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real combustion in the united states. having that data is really good. what is it say, that the united states is pretty much at the back of the pack for mathematics and science for the first time in 10 years. it has two or three things. number one it says that things like poverty, social economics matter. if you look at the state like massachusetts and connecticut that the well, and what they've done, and you look at the data when you pull it out and try to account for poverty, you see where the statistics are. there's more to this. if you just stop there, we are in the inane debate that we have
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been for the last 20 years. the issue is, not whether poverty matters, but we'll can we do about it? -- what can we do about it? the dominant educational strategy that we've used over the last 10 years is "no child left behind." that has been the dominant educational strategy. there've also been charter schools in competition and new standards, but that is the hyper testing, the sanctioning of teachers. that is the dominant strategy. what we have learned from the last set of results is that that strategy does not work to move the needle. it takes us where we are, but it is not what works to move the needle. that is when you start looking at, what are the other countries
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doing that allow them to outlast us? what do they do? i and not suggesting that we be similar. i am not suggesting that we should be shanghaied. but the united states is different and we have to look at some of the things that they have done and say, can we adapt that here? let me explain four things and then i will go to what we are trying to do to accomplish that. >> you have four minutes more. >> that is ok. number one, the countries that outcompete us, they actually really value, and deeply respect and value, public education. the pisa results -- i'm saying that to my friends who are examiners, they have a big caution flag about the data.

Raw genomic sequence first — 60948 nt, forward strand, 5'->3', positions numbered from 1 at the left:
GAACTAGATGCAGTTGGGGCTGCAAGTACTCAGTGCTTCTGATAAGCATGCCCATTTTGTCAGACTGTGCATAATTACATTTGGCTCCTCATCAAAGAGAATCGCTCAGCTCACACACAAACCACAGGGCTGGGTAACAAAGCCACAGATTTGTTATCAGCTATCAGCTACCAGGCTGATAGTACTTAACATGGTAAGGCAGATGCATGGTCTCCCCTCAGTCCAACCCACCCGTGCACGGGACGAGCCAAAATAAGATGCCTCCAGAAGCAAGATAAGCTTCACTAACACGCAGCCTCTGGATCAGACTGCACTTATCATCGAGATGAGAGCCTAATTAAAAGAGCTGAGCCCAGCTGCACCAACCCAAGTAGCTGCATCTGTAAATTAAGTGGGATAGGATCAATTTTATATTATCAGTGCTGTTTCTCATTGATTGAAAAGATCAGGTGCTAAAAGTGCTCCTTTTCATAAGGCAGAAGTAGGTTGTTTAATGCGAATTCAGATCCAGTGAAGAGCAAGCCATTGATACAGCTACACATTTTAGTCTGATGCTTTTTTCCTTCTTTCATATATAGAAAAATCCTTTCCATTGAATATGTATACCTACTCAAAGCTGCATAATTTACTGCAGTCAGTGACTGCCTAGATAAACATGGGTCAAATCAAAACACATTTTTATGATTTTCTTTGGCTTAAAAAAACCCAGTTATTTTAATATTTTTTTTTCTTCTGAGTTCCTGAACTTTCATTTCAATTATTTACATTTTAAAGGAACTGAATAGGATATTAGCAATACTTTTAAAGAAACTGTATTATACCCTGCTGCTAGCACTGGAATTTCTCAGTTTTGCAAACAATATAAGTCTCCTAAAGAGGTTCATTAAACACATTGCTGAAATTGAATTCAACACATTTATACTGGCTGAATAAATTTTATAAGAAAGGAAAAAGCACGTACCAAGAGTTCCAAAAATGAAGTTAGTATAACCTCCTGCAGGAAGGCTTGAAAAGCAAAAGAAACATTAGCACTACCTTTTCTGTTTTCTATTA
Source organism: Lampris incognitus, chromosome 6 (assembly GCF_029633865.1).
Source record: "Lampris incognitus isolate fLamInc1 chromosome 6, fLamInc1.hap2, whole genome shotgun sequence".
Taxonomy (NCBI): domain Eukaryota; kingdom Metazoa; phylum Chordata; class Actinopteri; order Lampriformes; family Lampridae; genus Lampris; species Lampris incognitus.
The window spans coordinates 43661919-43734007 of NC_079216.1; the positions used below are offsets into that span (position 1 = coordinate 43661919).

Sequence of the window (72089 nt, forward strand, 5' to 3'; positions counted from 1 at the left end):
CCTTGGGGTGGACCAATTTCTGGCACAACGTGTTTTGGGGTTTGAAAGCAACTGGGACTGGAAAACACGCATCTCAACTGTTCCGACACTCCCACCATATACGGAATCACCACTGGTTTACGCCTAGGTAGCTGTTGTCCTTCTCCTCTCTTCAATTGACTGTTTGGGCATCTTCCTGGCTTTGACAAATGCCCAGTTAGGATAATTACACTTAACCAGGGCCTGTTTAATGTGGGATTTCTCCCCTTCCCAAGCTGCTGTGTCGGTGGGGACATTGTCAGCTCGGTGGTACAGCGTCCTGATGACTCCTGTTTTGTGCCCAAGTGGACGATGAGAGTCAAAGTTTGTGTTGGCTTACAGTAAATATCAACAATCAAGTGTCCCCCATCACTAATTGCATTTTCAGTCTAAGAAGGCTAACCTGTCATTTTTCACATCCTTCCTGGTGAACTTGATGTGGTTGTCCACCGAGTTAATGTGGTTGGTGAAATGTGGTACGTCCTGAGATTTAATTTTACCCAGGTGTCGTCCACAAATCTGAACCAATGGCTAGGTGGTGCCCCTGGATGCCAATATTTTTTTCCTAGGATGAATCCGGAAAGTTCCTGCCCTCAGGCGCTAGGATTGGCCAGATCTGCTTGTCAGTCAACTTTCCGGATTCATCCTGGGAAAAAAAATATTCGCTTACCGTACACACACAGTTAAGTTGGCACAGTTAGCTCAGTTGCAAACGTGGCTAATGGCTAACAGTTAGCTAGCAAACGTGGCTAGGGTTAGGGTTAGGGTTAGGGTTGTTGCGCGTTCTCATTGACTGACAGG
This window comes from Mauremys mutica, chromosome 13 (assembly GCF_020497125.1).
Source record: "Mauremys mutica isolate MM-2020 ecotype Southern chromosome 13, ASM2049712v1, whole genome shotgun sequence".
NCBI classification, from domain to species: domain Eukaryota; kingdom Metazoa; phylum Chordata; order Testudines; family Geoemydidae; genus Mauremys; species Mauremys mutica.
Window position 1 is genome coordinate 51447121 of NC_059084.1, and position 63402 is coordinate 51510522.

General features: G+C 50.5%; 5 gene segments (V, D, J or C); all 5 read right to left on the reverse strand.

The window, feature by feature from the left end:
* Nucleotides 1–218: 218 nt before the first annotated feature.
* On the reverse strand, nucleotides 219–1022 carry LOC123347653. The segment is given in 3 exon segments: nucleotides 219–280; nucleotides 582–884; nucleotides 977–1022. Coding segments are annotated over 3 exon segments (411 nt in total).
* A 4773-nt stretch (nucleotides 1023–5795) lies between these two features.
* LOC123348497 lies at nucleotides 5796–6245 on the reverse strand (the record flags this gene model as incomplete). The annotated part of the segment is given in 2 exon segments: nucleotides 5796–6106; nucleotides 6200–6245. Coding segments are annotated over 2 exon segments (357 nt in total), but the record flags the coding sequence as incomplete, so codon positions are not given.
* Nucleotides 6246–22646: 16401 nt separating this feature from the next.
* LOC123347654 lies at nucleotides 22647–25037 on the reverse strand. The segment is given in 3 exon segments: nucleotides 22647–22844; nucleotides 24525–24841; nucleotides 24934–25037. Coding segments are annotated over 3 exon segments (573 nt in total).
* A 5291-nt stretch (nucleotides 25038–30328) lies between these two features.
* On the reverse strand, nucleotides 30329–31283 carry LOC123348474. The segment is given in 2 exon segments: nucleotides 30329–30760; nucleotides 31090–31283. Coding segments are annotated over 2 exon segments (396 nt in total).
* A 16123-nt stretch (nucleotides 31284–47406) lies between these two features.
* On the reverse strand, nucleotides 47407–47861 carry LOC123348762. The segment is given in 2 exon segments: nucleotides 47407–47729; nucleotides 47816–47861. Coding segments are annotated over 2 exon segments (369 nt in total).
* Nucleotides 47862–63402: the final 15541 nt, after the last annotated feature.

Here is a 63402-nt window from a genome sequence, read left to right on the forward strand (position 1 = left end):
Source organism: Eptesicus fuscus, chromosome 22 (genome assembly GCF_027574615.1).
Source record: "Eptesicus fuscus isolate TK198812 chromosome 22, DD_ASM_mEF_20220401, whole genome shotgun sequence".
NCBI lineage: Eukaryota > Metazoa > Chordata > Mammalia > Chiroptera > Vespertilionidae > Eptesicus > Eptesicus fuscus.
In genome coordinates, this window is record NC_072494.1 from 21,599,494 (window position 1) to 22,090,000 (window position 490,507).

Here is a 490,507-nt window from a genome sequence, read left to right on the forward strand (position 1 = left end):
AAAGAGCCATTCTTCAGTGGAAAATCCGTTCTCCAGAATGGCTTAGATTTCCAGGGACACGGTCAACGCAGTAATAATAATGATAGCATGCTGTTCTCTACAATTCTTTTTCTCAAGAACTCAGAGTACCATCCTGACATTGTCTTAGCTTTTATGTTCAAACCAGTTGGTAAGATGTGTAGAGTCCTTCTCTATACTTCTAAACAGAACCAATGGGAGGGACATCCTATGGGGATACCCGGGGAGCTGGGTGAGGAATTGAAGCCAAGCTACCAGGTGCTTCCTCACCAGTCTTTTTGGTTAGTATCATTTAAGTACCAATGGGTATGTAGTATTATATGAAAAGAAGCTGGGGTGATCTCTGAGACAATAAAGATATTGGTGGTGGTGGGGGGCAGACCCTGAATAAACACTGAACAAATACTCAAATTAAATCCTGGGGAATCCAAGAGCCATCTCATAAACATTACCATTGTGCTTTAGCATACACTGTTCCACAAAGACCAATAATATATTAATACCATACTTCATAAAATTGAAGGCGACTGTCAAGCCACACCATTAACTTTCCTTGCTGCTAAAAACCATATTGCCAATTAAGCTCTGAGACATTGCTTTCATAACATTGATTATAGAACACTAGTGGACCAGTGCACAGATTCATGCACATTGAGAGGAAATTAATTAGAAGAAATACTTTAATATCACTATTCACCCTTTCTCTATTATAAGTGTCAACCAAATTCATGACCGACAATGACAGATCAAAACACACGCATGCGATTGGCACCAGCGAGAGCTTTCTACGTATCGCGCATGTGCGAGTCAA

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it is important to look at, but they have a big caution flag about choice and competition. that has increased segregation and poverty. in countries like chile, they've used it at the dominant education theory. number two, they are preparing teachers, supporting teachers, giving them time to collaborate. as tom friedman has seen in shanghai and has written about. number three, parents are really engaged. parents are really engage not just in terms of being told what to do, but they are very engaged. number four, the common core matters. standards matter. but they must be done the right way, not just thrown out there and told to go do it. it must be implemented well. you see that in countries that outcompete us. poverty matters, but we have to lead with equity investments and equity strategies in order to address that.
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things like prekindergarten, like wraparound services that is what it says. the bottom line is, what do you do about it? there are a whole bunch of groups, including our union and other groups. there is a group of community partners, parents, who actually started talking about this for the last two or three years. we have what we call now the "principles for unity." we plan to reclaim public education, not as it is today, not as it was 50 years ago, but to be something that fulfills our collective responsibility for individual opportunity for all kids. that means, doing things such as, having well-prepared teachers. if teachers are well prepared